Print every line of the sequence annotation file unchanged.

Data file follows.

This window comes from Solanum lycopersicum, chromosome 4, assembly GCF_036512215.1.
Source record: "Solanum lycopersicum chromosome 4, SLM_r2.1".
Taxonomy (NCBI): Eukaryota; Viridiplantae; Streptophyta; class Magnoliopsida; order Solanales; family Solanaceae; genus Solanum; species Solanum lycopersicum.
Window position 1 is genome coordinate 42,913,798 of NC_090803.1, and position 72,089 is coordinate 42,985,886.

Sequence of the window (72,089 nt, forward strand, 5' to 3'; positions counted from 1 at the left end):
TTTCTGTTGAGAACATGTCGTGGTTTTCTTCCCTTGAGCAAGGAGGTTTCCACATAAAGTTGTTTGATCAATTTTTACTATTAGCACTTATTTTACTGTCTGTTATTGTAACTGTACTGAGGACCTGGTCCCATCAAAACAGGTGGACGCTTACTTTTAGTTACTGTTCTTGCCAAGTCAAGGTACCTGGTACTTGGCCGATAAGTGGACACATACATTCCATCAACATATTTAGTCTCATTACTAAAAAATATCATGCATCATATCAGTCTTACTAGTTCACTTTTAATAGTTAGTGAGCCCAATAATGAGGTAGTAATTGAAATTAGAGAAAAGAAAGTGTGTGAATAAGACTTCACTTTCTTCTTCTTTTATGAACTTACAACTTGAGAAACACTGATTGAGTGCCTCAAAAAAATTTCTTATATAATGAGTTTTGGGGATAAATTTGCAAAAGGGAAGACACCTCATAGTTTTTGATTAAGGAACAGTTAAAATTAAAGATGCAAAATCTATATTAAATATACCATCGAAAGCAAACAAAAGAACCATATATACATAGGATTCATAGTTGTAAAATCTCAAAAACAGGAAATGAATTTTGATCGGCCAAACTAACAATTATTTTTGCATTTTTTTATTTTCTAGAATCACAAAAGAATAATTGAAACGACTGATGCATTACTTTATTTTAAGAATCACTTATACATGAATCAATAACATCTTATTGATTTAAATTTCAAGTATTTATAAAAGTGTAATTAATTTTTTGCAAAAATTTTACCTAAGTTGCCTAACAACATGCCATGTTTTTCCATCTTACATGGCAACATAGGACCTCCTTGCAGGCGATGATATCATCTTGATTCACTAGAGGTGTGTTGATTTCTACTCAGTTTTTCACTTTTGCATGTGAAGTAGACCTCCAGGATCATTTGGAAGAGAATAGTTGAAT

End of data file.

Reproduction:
This window comes from Solanum lycopersicum, chromosome 4, assembly GCF_036512215.1.
Source record: "Solanum lycopersicum chromosome 4, SLM_r2.1".
Taxonomy (NCBI): Eukaryota; Viridiplantae; Streptophyta; class Magnoliopsida; order Solanales; family Solanaceae; genus Solanum; species Solanum lycopersicum.
Window position 1 is genome coordinate 42,913,798 of NC_090803.1, and position 72,089 is coordinate 42,985,886.

Sequence of the window (72,089 nt, forward strand, 5' to 3'; positions counted from 1 at the left end):
TTTCTGTTGAGAACATGTCGTGGTTTTCTTCCCTTGAGCAAGGAGGTTTCCACATAAAGTTGTTTGATCAATTTTTACTATTAGCACTTATTTTACTGTCTGTTATTGTAACTGTACTGAGGACCTGGTCCCATCAAAACAGGTGGACGCTTACTTTTAGTTACTGTTCTTGCCAAGTCAAGGTACCTGGTACTTGGCCGATAAGTGGACACATACATTCCATCAACATATTTAGTCTCATTACTAAAAAATATCATGCATCATATCAGTCTTACTAGTTCACTTTTAATAGTTAGTGAGCCCAATAATGAGGTAGTAATTGAAATTAGAGAAAAGAAAGTGTGTGAATAAGACTTCACTTTCTTCTTCTTTTATGAACTTACAACTTGAGAAACACTGATTGAGTGCCTCAAAAAAATTTCTTATATAATGAGTTTTGGGGATAAATTTGCAAAAGGGAAGACACCTCATAGTTTTTGATTAAGGAACAGTTAAAATTAAAGATGCAAAATCTATATTAAATATACCATCGAAAGCAAACAAAAGAACCATATATACATAGGATTCATAGTTGTAAAATCTCAAAAACAGGAAATGAATTTTGATCGGCCAAACTAACAATTATTTTTGCATTTTTTTATTTTCTAGAATCACAAAAGAATAATTGAAACGACTGATGCATTACTTTATTTTAAGAATCACTTATACATGAATCAATAACATCTTATTGATTTAAATTTCAAGTATTTATAAAAGTGTAATTAATTTTTTGCAAAAATTTTACCTAAGTTGCCTAACAACATGCCATGTTTTTCCATCTTACATGGCAACATAGGACCTCCTTGCAGGCGATGATATCATCTTGATTCACTAGAGGTGTGTTGATTTCTACTCAGTTTTTCACTTTTGCATGTGAAGTAGACCTCCAGGATCATTTGGAAGAGAATAGTTGAAT